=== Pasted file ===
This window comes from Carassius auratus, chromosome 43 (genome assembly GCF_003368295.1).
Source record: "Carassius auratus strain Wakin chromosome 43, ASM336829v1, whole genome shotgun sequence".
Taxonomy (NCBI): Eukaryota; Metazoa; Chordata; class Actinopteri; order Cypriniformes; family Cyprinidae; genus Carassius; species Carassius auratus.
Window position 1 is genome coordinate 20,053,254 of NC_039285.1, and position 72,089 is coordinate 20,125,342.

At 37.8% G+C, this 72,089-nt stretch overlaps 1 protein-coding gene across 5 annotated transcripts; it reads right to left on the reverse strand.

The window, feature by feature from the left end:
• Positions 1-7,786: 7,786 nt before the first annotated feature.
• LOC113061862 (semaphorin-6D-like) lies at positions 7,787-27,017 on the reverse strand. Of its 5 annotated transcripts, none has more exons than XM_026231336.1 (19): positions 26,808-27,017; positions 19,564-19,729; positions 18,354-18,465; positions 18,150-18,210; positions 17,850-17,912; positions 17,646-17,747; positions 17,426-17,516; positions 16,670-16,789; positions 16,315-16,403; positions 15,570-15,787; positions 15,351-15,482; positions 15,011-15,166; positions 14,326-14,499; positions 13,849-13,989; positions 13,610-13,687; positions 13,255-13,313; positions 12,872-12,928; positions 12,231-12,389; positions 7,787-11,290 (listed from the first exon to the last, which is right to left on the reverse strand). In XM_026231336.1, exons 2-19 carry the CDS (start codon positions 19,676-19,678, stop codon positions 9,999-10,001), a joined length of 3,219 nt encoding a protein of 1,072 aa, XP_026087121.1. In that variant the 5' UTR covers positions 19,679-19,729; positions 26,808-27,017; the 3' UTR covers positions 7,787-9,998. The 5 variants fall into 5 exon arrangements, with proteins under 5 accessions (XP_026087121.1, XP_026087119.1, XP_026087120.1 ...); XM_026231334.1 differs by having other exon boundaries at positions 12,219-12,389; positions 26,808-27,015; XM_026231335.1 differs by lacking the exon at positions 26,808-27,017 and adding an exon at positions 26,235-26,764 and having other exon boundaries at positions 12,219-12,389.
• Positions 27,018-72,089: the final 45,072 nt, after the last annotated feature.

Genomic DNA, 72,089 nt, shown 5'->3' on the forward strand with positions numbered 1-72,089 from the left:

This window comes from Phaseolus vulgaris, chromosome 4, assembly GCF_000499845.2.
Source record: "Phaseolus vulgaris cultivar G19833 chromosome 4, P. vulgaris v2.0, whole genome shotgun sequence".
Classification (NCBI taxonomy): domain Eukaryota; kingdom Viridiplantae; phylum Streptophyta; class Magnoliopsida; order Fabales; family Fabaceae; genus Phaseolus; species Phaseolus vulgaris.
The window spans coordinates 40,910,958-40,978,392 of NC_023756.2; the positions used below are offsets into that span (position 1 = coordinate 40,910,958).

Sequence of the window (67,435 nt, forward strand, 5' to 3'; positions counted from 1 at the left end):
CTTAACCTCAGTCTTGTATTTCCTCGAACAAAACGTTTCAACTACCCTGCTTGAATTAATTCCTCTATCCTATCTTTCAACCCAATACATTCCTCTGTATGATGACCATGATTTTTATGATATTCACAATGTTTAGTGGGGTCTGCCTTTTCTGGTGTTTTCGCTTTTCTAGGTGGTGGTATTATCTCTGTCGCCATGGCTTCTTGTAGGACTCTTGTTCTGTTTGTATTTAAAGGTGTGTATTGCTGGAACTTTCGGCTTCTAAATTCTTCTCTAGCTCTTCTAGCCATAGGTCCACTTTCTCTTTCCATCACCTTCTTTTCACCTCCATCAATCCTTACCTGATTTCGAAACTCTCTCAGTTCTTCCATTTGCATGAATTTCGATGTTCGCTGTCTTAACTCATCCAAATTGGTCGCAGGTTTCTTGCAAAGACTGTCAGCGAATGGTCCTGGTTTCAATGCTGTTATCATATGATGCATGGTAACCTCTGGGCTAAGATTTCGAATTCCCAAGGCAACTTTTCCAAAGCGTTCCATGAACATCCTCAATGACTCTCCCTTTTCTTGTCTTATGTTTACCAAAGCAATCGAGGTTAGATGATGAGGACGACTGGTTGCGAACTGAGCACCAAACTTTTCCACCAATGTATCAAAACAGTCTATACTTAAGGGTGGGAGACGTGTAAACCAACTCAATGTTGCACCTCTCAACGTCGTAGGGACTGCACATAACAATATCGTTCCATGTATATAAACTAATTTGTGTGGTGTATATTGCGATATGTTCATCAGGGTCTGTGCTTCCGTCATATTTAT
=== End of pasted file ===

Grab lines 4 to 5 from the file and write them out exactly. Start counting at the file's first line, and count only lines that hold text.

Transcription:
Window position 1 is genome coordinate 20,053,254 of NC_039285.1, and position 72,089 is coordinate 20,125,342.

At 37.8% G+C, this 72,089-nt stretch overlaps 1 protein-coding gene across 5 annotated transcripts; it reads right to left on the reverse strand.